In 1961, at the pool of Miami’s Sir John Hotel, Cassius Clay held an underwater power-punching demonstration for Flip Schulke, a photographer on assignment from Sports Illustrated. Clay had won a gold medal the previous summer, in the light-heavyweight division, at the 1960 Olympics. After viewing a sample of the photographer’s earlier work—a collection of underwater pictures of water skiers—Clay arranged for the two to meet poolside for a shoot.
You might recognize one of the photos, even though it never was selected for publication, when a profile of Clay ran in the September issue of Life. (Sports Illustrated turned Schulke’s pool idea down first.) In it, the 19-year-old boxer—who would later rename himself Muhammad Ali—squats underwater in an orthodox fighter’s stance, his mitts up and clenched. “He was holding his breath all this time and not making any movement,” Schulke remembered. “There he was, standing on the bottom of the pool. I mean, that’s very hard to do, and he’s in a perfect boxing pose.” Clay, as delicately rendered by Schulke, looks like a bodybuilder flexing on stage: His face remains stoic, relaxed while his body stays tense.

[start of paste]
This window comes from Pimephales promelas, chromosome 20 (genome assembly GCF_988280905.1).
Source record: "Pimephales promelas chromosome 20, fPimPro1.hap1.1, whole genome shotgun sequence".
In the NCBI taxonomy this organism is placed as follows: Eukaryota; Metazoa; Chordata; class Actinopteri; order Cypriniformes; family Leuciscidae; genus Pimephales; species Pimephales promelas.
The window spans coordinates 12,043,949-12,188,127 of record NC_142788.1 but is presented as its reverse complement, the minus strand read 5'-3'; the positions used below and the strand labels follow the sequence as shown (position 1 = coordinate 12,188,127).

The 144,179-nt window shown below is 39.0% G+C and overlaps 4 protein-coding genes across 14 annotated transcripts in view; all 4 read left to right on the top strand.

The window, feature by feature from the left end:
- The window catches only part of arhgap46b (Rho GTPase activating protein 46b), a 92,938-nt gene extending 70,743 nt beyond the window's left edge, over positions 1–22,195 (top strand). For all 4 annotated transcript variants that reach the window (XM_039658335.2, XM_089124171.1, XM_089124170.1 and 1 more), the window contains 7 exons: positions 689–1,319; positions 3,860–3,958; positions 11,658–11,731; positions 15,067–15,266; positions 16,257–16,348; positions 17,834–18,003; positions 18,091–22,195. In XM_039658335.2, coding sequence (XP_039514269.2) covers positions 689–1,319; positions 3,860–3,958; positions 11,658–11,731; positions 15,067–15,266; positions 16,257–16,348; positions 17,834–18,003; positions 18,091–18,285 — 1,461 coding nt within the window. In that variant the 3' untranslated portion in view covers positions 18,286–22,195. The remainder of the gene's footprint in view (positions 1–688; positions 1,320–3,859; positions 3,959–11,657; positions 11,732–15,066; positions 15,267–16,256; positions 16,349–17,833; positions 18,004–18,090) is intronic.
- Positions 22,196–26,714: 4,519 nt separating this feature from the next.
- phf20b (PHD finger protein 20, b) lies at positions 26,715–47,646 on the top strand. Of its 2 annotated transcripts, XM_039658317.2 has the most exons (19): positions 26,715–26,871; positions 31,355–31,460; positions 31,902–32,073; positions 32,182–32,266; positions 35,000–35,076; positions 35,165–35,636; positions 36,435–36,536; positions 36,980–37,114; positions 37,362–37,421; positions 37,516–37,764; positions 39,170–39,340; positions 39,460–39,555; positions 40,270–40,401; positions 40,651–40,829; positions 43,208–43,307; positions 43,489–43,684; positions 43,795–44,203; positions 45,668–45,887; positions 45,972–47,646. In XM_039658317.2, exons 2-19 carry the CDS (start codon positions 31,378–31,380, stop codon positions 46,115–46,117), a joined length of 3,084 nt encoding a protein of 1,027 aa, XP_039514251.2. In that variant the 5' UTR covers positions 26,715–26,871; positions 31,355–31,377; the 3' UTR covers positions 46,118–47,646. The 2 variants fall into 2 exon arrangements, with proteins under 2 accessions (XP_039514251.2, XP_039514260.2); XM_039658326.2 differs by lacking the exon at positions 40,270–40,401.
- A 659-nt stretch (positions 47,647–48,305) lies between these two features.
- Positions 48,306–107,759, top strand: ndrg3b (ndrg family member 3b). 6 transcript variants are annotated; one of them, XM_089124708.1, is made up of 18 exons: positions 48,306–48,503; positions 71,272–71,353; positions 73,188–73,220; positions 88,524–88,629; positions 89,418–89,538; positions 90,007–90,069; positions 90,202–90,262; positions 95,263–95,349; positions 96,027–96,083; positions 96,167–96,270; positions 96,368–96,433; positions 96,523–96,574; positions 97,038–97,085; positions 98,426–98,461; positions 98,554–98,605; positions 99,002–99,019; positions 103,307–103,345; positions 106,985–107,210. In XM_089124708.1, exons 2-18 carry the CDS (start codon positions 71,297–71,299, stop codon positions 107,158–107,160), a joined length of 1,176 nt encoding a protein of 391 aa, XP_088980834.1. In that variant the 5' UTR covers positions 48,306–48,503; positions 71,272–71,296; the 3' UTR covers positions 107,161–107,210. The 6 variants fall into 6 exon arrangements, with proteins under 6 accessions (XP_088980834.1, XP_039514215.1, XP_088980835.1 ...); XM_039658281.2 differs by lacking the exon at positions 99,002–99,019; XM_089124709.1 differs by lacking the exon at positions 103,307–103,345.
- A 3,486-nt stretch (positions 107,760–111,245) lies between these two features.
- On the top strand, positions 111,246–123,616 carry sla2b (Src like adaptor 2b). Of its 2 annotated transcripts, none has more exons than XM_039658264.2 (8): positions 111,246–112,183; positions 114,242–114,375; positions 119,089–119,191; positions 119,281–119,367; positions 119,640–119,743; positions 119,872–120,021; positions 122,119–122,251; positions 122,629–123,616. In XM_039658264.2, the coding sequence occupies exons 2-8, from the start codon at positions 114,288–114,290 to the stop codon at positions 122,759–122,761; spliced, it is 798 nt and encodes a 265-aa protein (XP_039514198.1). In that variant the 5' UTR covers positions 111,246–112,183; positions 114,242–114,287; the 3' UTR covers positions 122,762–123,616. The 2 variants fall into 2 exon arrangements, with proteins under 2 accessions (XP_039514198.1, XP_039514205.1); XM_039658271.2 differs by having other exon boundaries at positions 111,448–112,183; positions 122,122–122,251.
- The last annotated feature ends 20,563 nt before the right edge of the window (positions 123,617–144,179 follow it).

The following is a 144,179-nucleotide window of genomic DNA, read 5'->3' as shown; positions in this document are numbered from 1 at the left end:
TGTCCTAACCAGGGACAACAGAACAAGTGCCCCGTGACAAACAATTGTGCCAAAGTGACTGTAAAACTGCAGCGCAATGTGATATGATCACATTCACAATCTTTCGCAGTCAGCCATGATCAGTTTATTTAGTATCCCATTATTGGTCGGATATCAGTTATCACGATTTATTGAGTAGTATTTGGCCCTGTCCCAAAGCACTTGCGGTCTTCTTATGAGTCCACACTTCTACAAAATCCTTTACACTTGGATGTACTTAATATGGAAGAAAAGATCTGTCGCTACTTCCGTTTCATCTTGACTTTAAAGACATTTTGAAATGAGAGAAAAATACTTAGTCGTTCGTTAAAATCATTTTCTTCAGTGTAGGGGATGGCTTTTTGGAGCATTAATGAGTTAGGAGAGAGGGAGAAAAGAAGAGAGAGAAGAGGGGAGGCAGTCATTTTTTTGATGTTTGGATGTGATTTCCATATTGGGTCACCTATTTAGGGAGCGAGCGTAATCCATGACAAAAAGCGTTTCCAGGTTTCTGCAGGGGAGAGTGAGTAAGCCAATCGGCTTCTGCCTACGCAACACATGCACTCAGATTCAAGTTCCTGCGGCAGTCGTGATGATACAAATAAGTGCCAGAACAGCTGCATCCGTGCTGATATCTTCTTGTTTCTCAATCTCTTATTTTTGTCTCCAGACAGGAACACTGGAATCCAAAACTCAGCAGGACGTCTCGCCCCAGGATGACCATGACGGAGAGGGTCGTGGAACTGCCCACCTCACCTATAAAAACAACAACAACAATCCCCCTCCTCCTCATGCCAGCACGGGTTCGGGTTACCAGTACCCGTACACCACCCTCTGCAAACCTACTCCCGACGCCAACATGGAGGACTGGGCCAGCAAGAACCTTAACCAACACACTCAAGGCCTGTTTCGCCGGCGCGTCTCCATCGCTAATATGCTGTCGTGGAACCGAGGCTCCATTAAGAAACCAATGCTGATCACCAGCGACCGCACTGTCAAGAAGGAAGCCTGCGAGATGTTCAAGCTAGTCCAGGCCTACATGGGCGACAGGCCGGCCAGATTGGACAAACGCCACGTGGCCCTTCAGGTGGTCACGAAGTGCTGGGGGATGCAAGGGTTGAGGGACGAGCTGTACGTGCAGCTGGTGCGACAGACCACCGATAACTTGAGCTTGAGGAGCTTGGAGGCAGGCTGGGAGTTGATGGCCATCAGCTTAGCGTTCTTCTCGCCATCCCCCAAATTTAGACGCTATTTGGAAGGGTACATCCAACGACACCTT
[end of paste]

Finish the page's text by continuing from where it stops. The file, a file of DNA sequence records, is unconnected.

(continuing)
When I think of the illustrious boxer, who died last month, my memory searches for a still image. One of the first that surfaces is Schulke’s portrait, what would later be known as Ali Underwater. Somewhere not far behind is Neil Leifer’s celebrated photo, from 1965, of Ali’s first-round “phantom punch” knockout of Sonny Liston. There, the self-proclaimed “greatest” is barking at, and towering over, a fallen Liston, who lies supine and dazed in the middle of the ring. These two photos convey what we have come to know—to the extent that one can truly “know”—to be a shortlist of Ali’s multitudes: strength, ebullience, confidence, anger, and passion. These still images tell me something about Ali; though far from a complete story, they preserve a visual record of who he was.